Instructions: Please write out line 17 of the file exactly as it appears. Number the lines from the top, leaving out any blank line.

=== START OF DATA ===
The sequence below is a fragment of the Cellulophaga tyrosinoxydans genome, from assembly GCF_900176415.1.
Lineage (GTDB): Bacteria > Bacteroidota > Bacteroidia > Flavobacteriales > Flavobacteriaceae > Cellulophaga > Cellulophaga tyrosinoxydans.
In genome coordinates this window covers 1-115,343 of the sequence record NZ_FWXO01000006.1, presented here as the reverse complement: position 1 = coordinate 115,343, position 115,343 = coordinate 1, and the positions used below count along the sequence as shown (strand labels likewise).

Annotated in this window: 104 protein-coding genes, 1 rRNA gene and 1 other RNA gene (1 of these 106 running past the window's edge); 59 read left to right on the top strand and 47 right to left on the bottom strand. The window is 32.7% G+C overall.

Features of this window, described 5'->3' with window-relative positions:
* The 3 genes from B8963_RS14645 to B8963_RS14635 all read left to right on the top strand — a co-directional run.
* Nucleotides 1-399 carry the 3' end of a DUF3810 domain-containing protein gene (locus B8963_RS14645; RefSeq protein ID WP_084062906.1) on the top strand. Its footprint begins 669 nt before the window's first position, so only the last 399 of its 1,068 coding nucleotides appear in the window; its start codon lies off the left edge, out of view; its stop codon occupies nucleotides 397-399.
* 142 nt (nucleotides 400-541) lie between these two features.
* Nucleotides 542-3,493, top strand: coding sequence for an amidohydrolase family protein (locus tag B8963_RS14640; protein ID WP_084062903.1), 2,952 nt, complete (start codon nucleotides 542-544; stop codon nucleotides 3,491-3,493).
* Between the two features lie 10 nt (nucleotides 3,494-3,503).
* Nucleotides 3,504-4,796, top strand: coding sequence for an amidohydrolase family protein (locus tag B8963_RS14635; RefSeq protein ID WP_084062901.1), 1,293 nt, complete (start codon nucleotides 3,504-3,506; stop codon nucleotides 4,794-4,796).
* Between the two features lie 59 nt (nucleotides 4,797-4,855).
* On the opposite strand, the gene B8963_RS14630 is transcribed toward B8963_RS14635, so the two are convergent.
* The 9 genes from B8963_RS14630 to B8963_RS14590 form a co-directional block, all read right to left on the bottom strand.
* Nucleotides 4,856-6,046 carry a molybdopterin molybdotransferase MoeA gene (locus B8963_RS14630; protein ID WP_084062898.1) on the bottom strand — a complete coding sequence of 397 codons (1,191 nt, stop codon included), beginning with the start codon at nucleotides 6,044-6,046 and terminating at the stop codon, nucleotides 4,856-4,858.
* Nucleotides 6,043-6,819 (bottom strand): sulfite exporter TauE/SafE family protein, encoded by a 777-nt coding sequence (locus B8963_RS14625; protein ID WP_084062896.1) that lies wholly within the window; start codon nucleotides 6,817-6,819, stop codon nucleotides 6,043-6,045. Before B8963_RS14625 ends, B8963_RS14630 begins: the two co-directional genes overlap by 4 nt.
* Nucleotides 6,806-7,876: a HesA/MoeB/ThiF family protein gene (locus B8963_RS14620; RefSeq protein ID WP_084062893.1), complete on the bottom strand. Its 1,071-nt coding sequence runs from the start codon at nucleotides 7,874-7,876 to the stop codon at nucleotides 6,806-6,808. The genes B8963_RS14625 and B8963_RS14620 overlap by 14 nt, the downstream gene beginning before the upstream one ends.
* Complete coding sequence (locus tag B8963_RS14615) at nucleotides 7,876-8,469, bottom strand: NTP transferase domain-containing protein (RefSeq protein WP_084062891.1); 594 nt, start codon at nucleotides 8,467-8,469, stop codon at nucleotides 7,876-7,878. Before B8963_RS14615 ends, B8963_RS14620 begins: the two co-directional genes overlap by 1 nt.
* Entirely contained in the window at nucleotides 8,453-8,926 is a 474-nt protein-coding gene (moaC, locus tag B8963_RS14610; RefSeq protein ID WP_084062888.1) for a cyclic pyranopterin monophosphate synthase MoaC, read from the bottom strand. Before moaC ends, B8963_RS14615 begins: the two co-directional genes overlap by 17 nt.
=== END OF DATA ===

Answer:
* Nucleotides 6,806-7,876: a HesA/MoeB/ThiF family protein gene (locus B8963_RS14620; RefSeq protein ID WP_084062893.1), complete on the bottom strand. Its 1,071-nt coding sequence runs from the start codon at nucleotides 7,874-7,876 to the stop codon at nucleotides 6,806-6,808. The genes B8963_RS14625 and B8963_RS14620 overlap by 14 nt, the downstream gene beginning before the upstream one ends.